CanTango is an advanced Access Control (permissions) system for Rails 3. It:
- extends CanCan and offers a more role oriented design
- integrates with role and authentication systems in a non-intrusive manner
- can cache ability rules between requests for increased performance
- can store abilites in a permission store, including a YAML file, for easy administration
- works well with multiple user accounts and sub applications
- supports multiple Devise users
Will CanTango meet my Access Control (permission) requirements?
CanTango has been tested to work with Ruby 1.9+ and currently doesn’t support Ruby 1.8.7 If you require ruby 1.8.7 support, please help patch it and make a pull request ;)
Install in current environment (or gemset)
gem install cantango
Install in application
Insert into Gemfile
Run bundler in a terminal/console from the folder of your Gemfile (root folder of app)
Update Nov 4, 2011
Version 0.9.4.2 has been released with the following features and improvements:
- Redesign of Cache and Ability execution
- Caching at the individual engine level that can be switched (configured) on/off
- Individual caching for each type of Permit in the Permit engine
- Each engine return a set of rules which are merged into one rule set for that particular execution mode
- Caching for the new User AC engine
- Ability to register your own Permit base classes simply by subclassing CanTango::Permit!
- This is useful if you want to go beyond the built in types, see the
custom_permit_spec.rbfor an example
- Some bug fixes!
The :user_ac engine is a port of the Permission system from the Rails in Action book. With this engine a user can have many permissions defined, where each such permission is a persisted Permission model instance that describes a ‘can’ action on a specific type of object.
The new modal Ability model allows you to define rules that are run in Cache mode and others that can be run in no-cache mode. This enables you to circumvent the previos restriction that didn’t allow you to use normal conditional ruby logic outside blocks if you enabled caching.
class UserPermit < ::UserPermit def static_rules can :access, Article end module Cached def permit_rules can :read, Project end end module NonCached def permit_rules can :edit, Article end end end
Any rule method defined directly for the permit is run for any (or both) modes. To define rules specifically for cache or no-cache modes, you should place them in a nested module to signify this as shown in this example.
You can configure modes with the new config object
CanTango.config.ability.modes and set it via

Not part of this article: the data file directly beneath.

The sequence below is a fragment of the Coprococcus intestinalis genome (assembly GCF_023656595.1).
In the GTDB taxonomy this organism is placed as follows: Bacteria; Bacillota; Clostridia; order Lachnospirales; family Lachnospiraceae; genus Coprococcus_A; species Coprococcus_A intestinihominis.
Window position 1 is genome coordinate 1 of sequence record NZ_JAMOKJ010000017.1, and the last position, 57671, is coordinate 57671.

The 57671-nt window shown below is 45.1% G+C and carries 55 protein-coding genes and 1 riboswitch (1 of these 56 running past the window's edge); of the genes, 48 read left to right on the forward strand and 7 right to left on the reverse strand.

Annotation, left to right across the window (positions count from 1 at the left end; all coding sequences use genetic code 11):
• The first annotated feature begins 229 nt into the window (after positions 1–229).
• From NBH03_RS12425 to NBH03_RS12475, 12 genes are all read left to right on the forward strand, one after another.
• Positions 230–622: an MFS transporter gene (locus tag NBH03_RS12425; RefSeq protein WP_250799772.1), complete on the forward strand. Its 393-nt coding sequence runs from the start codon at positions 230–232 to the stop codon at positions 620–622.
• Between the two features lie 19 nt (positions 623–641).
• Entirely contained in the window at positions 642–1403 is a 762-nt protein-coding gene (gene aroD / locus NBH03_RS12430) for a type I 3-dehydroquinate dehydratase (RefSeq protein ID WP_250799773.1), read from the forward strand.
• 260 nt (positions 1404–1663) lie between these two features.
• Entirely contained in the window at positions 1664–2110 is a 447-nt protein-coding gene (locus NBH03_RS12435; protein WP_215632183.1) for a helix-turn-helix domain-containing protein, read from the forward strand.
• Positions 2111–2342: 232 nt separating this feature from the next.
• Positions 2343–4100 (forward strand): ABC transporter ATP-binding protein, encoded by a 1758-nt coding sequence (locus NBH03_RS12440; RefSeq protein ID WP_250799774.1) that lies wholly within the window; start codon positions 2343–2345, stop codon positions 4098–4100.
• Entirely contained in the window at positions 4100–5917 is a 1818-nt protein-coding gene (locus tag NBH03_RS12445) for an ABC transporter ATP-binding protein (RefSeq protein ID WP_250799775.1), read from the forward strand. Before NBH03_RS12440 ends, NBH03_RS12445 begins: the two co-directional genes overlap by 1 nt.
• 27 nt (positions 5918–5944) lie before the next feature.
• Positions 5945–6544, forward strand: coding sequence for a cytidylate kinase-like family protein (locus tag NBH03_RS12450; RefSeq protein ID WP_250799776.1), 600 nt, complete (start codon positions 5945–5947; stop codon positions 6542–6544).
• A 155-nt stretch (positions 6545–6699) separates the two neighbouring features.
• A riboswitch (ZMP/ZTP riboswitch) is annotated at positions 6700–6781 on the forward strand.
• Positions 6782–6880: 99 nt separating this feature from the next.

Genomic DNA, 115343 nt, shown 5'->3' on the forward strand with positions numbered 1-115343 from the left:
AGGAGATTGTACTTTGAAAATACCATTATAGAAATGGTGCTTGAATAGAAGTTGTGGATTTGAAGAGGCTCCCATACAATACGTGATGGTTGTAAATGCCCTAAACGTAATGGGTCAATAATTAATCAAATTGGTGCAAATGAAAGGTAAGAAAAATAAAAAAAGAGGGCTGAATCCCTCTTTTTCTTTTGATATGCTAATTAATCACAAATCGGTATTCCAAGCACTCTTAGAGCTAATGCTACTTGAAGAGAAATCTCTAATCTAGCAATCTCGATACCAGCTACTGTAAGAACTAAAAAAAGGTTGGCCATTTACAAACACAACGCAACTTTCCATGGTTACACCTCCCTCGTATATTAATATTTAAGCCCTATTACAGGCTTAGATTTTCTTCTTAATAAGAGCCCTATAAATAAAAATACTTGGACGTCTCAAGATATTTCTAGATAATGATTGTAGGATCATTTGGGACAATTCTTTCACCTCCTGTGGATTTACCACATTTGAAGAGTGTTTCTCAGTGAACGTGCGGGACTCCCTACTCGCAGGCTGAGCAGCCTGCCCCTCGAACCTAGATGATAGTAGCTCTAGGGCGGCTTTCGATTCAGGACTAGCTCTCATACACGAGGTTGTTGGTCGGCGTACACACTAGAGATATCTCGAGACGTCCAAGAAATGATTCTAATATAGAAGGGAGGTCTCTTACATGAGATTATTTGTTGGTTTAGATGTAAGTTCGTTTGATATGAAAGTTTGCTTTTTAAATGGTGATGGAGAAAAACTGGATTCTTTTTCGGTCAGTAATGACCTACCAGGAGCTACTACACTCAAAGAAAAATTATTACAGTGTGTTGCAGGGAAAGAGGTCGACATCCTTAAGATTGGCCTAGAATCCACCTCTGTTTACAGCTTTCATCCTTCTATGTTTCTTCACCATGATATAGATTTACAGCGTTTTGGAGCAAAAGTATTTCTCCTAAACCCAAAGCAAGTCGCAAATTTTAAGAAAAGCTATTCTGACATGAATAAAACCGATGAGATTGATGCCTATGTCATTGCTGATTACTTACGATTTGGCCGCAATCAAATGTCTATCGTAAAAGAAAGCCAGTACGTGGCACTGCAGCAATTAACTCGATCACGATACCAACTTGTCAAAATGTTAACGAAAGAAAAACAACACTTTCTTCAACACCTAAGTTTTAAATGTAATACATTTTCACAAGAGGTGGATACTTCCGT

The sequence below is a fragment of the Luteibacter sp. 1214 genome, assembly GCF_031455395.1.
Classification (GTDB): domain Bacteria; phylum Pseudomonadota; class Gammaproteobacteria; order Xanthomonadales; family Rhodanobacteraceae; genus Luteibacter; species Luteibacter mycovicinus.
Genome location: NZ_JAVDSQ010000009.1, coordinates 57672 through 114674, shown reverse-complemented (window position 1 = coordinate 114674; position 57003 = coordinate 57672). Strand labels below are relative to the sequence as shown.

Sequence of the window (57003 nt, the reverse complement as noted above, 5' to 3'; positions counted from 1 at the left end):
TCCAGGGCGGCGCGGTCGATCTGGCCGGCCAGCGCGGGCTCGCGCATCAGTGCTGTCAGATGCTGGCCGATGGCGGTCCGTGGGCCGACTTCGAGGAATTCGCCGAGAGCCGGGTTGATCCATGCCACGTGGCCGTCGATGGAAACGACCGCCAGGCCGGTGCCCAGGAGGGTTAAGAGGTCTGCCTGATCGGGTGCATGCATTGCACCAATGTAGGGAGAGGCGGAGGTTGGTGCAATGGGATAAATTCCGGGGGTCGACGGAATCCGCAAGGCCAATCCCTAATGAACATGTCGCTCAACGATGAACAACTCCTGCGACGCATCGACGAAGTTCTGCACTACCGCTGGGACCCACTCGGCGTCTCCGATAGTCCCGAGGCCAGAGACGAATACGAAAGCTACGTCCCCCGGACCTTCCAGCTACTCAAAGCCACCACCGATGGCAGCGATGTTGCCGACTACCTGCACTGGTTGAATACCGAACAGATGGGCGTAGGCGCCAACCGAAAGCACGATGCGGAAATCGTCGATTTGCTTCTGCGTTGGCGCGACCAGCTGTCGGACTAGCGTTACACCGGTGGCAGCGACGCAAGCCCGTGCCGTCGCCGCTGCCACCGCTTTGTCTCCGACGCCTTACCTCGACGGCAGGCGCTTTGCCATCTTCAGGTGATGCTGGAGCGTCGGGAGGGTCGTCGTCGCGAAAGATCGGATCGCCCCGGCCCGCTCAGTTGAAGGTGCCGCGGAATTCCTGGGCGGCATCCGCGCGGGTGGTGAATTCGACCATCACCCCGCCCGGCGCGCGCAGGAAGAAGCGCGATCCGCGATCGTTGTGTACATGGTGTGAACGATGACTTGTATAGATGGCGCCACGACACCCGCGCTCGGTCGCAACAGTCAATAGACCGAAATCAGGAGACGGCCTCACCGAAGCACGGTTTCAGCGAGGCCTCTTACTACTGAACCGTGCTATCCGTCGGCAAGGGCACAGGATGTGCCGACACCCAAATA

CanTango.config.ability.mode = :no_cache . The valid modes are: :cache, :no_cache, and :both. You can similarly configure which modes each engine should participate in, fx via
CanTango.config.permit_engine.mode = :cache
See the Quickstart guide in the wiki.
For devise integration, see Quickstart with Devise
The following scenarios demonstrate some of the problems CanTango can help solve in an elegant way
Cantango comes with a set of Generators to get your app dancing… Simply start with:
To use the Permit generators please see the Generators wiki page ;)
Rails 3 configuration
The CanTango Configuration consists of a nice DSL that let’s you configure most of the things we imagine you would want to customize. Feel free to suggest more configuration options!
Abilities via Permits and Permissions
Abilities are Access Control rules. With CanTango, the AC rules can be defined in both:
Note: For the simplest cases, you can define a
#permit_rules instance method directly in CanTango::Ability
Abilities can be defined for the following conceptual entities:
- User models
- User Account models
- Role groups
Debugging Abilities and Permits
The default CanTango Ability pattern is simple.
1. Return cached ability rules for candidate if available 2. Generate rules for candidate 3. Cache rules for candidate
A candidate is typically either a user or an account instance.
Caching can be enabled or disabled. To generate the rules, one or more engines are executed.
CanTango comes with the following engines:
You can however freely plugin or unplug engines as you wish as described in Pluggable engines
Dependencies, Adapters and Loading
CanTango had been designed to be minimally intrusive and not require too many external dependencies.
If you want to enable Moneta for caching or storage, you must execute an adapter macro:
This will setup lazy-loading of Moneta cache and Moneta store respectively.
If you want to enable compilation of dynamic rules (using blocks) you must use the
If you use any of these adapters, you must manually include the following in your Rails app Gemfile.
gem 'dkastner-moneta' for moneta adapter and
gem 'sourcify' for the compiler adapter.
autoload_modules from the sweetloader gem.
This ensures that all such modules are lazy-loaded. Thus if you configure CanTango to exclude an engine, the code for that engine will never be loaded, minimizing the load time and memory print.
You need help?
Please post ideas, questions etc. in the cantango group on Google.
Bugs, issues or feature request/ideas?
If you encounter bugs, raise an issue or:
- Fork the project.
- Make your feature addition or bug fix.
- Add tests for it. This is important so I don’t break it in a future version unintentionally.
- Commit, do not mess with rakefile, version, or history. (if you want to have your own version, that is fine but bump version in a commit by itself I can ignore when I pull)
- Send me a pull request. Bonus points for topic branches.
- Kristian Mandrup
- Stanislaw Pankevich
Copyright © 2010 Kristian Mandrup. See LICENSE for details.